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CHIPPEWA FALLS — Hundreds of headlights lit the dark night as one vehicle after another followed in orderly lines before finding parking places in the Halmstad Elementary School parking lot on Chippewa Falls’ south side.

Before boarding a plane to Honduras several years ago, Teresa Ritzinger told her husband, Steve, “This is going to change you.”

As he stood in the spacious, high-ceilinged entryway to Plymouth United Church of Christ Thursday afternoon, David Huber couldn’t help but reflect on a very different view he had of that site two years ago. 

What started as a simple phone call in 2003 seeking help working on a statewide effort to implement treatment instead of incarceration policy has become a broad-based movement to address a wide array of poverty-related issues in the Eau Claire area.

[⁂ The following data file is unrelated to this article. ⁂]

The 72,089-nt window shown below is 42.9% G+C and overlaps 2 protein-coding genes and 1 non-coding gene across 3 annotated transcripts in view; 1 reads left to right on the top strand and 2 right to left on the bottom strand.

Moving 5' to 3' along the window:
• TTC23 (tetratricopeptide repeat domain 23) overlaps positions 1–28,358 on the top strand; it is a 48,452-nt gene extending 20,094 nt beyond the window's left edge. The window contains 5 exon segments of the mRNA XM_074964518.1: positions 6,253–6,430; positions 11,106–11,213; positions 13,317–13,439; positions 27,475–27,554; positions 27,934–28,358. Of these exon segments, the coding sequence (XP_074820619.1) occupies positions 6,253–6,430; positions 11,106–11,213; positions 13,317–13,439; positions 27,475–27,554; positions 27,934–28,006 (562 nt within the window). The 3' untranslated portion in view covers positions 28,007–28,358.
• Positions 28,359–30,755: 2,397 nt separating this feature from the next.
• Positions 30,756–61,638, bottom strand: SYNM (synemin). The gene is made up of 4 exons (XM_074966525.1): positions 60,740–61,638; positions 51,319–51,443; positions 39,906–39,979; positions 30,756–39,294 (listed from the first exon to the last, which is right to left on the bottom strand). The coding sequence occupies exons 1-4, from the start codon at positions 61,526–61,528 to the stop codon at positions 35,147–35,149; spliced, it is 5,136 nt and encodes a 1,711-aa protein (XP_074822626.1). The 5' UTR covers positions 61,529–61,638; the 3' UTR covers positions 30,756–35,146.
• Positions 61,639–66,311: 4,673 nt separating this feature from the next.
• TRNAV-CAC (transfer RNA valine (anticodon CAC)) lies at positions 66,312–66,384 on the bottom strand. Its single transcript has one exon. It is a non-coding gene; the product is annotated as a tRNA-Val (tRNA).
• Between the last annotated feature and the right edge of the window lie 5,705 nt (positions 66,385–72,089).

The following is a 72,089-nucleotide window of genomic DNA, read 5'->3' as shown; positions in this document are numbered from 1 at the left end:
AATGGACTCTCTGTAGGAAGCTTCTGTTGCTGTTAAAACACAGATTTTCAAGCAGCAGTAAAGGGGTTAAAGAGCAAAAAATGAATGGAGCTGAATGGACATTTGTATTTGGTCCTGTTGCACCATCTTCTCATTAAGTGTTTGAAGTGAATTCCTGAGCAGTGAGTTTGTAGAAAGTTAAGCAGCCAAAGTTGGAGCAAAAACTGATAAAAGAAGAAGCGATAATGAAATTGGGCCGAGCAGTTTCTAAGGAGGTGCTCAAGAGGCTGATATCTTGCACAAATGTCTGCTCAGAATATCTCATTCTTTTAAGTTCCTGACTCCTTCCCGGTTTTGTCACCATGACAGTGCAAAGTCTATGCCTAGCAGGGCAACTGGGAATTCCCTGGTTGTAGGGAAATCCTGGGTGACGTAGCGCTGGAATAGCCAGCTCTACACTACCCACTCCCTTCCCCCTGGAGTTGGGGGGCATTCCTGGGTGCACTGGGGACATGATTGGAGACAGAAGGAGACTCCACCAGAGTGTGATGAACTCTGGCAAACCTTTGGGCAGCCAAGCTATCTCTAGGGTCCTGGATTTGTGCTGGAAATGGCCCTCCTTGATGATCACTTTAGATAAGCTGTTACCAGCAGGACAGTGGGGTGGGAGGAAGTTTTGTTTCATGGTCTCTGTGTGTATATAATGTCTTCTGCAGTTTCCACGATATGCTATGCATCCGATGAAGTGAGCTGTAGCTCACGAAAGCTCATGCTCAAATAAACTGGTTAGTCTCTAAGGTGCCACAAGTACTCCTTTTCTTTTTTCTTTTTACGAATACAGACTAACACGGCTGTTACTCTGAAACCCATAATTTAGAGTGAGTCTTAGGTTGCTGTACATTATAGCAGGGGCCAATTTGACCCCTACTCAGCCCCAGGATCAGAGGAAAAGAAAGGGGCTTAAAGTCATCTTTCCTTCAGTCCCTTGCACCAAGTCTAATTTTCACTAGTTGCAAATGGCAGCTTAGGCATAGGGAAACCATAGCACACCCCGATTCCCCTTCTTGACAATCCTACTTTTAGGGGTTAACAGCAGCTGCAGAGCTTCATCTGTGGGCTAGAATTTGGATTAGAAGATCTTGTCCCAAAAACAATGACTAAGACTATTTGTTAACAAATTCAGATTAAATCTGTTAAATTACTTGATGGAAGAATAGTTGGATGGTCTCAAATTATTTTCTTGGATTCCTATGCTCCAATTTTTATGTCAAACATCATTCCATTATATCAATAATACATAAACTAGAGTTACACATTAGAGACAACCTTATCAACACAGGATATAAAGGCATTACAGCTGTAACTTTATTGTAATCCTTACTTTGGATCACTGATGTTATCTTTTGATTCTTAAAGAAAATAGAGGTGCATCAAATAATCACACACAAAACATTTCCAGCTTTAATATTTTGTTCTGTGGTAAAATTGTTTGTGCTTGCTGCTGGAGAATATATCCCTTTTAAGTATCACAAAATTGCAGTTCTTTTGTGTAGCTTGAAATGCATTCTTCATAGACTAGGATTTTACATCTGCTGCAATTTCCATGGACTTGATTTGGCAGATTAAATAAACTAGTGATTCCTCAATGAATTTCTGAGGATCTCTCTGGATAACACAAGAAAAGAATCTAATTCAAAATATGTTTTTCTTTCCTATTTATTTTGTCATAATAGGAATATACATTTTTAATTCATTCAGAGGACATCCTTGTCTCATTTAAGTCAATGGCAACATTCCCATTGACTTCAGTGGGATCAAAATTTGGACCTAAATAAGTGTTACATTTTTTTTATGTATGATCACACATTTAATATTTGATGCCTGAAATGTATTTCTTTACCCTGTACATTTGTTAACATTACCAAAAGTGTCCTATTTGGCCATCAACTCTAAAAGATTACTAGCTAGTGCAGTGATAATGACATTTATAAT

During Matthew Desmond’s time living in a trailer park and a rooming house in Milwaukee, he learned firsthand about the difficult, often dire situations faced by people desperately clinging to the bottom rungs of the economic ladder. 

Standing amid tables packed with chatting customers and waitresses hurriedly rushing to serve them, Mark Smith talked amicably with one patron of his restaurant. Then, a moment later, he walked to a nearby table to talk with another familiar face.

The Chippewa Valley Trail System is unquestionably one of the gems that has improved the region’s quality of life over the past two decades.